What are your long term goals
To become a great songwriter with as much command over my craft as possible; to become a more dynamic performer and to merge more multi-media elements i.e. Dance and Visual Art and more ambitious musical/sonic technology into my show; to resume a career in Acting and work in TV, Film and Theater. Basically I want to tell stories through art, in whatever medium, and just get better and better at it.
What if any obstacles or barriers have you faced?
I think playing the piano and a singer-songwriter in general is an obstacle, for a physical person such as myself. An audience comes to expect you to play your own instrument which of course is a passion, but likewise it becomes constraining. I saw PJ Harvey tonight and it reminded me how early on when I could not play guitar, I hired a guitarist to accompany me. I danced around, I was free with my body and the mic in a totally different way; sometimes it’s a mixed-blessing being self-contained. I’d like to get back to orchestrating more of my music so I’m not tethered to my instrument. I think I have a lot more to give and project with my full range as a physical being, but it will take the right musical “casting” to let go of always playing everything myself…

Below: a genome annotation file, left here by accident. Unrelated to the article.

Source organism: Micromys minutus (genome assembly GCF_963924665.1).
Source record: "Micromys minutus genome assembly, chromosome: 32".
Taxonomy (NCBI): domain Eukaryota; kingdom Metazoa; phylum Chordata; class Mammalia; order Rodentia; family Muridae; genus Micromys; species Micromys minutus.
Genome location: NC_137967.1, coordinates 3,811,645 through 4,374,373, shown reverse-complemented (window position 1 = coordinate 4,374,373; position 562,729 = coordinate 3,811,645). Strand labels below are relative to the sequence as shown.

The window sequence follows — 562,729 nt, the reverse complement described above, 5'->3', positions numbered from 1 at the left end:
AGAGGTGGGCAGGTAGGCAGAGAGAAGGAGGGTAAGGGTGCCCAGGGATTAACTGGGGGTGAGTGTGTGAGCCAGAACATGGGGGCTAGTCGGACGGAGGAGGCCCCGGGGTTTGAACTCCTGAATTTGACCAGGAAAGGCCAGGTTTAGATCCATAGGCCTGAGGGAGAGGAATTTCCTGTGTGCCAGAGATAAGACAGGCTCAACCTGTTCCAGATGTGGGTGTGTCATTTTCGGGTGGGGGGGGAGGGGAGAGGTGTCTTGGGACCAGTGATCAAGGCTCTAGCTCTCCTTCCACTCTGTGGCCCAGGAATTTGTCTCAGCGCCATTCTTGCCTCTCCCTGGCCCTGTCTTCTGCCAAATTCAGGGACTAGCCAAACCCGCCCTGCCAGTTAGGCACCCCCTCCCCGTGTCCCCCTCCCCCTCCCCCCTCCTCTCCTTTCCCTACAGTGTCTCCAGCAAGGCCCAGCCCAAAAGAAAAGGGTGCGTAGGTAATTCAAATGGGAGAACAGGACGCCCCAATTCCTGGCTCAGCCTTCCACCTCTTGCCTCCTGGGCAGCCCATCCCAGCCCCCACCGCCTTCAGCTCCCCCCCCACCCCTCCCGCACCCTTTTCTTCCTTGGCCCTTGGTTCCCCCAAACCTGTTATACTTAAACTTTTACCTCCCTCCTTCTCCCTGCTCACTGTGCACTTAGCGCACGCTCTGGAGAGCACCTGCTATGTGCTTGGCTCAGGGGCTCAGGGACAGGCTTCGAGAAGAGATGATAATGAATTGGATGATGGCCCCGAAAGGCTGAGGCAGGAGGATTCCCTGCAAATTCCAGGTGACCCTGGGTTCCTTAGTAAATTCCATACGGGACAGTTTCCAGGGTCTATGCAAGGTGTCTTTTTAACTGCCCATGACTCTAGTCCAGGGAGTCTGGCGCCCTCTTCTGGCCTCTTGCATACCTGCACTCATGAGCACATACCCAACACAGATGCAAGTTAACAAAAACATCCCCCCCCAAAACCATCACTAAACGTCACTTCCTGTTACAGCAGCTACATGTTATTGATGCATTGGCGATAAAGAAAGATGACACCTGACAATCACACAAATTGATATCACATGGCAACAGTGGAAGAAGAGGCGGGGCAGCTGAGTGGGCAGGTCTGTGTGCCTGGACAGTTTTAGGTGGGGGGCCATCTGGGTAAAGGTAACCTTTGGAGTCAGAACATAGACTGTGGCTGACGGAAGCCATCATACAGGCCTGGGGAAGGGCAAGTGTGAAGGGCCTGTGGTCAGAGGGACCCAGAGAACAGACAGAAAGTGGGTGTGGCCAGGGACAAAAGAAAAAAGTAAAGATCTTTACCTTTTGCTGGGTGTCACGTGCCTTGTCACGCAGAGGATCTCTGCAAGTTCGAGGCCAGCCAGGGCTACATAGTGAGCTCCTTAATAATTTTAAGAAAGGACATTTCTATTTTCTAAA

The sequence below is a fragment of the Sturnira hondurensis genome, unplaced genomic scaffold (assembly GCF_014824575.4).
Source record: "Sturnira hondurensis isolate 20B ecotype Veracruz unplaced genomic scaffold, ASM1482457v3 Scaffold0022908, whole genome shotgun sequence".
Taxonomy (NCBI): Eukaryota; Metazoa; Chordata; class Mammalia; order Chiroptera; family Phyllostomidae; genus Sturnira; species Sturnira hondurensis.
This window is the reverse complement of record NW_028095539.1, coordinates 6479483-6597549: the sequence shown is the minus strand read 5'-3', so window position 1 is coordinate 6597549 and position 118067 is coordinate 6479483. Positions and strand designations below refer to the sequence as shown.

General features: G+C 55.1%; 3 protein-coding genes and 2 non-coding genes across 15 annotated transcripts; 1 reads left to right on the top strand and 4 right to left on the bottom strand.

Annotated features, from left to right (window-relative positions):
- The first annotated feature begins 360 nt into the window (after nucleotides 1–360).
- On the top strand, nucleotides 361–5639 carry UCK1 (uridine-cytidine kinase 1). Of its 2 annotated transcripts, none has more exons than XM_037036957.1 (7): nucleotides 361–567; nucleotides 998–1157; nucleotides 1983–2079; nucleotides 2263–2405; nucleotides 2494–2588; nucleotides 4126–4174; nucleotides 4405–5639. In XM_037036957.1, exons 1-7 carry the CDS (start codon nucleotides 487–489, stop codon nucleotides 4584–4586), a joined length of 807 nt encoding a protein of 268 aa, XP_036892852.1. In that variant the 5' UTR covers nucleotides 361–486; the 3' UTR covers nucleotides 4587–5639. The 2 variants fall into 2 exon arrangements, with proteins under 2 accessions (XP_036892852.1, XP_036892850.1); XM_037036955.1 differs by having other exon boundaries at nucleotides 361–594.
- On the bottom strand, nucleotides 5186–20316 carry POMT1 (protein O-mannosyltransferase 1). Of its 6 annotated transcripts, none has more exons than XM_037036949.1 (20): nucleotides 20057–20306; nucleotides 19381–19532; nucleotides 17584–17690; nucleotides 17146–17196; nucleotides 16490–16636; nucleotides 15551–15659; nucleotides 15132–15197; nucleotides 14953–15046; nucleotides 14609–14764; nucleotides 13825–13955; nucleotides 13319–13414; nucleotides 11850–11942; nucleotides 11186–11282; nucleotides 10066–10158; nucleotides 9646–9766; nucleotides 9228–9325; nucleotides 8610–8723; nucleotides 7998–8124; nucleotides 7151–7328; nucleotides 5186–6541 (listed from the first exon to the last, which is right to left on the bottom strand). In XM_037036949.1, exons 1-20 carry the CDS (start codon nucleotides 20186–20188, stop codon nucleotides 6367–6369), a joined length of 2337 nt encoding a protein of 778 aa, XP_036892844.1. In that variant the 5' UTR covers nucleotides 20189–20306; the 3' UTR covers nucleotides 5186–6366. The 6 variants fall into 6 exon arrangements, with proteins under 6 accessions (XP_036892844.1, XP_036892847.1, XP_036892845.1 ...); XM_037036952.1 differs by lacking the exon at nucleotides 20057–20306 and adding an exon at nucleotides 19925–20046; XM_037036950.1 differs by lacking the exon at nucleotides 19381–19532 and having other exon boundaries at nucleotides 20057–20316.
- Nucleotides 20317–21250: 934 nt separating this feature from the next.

I also think it’s been an obstacle to feel so reliant on other people for the technological aspects of creating music. In my teens I was a midi-whiz, I ran my own home studio, recorded to analog and didn’t really need anyone to get my ideas down. Then the programs changed, everything shifted to Protools and I was in college, sort of out of that loop so lost the thread a bit. I began hiring engineers and recording in proper studios as a once-a-year rarified endeavor rather than having an ongoing, consistent process of writing and recording like I had prior. My orientation to “the studio” shifted, for better and worse.
How have you dealt with them?
I don’t think I’ve really “dealt” with these issues head-on yet. I’ve been too busy putting out records and touring – but I am aware of the challenges and ways in which I’d like to shift these paradigms to feel more empowered as an artist, so I’m gearing up to refine my home studio so it’s more efficient and easier for me to use on my own without an engineer, and I have lots of new musical ideas brewing already for my next project, that hopefully this winter I’ll have the opportunity to develop. I think I’m at the point where my next album needs to be radically different than anything I’ve ever done before. It’s an exciting prospect!! Perhaps no piano, and something more edgy/rock than people expect from me…we’ll see.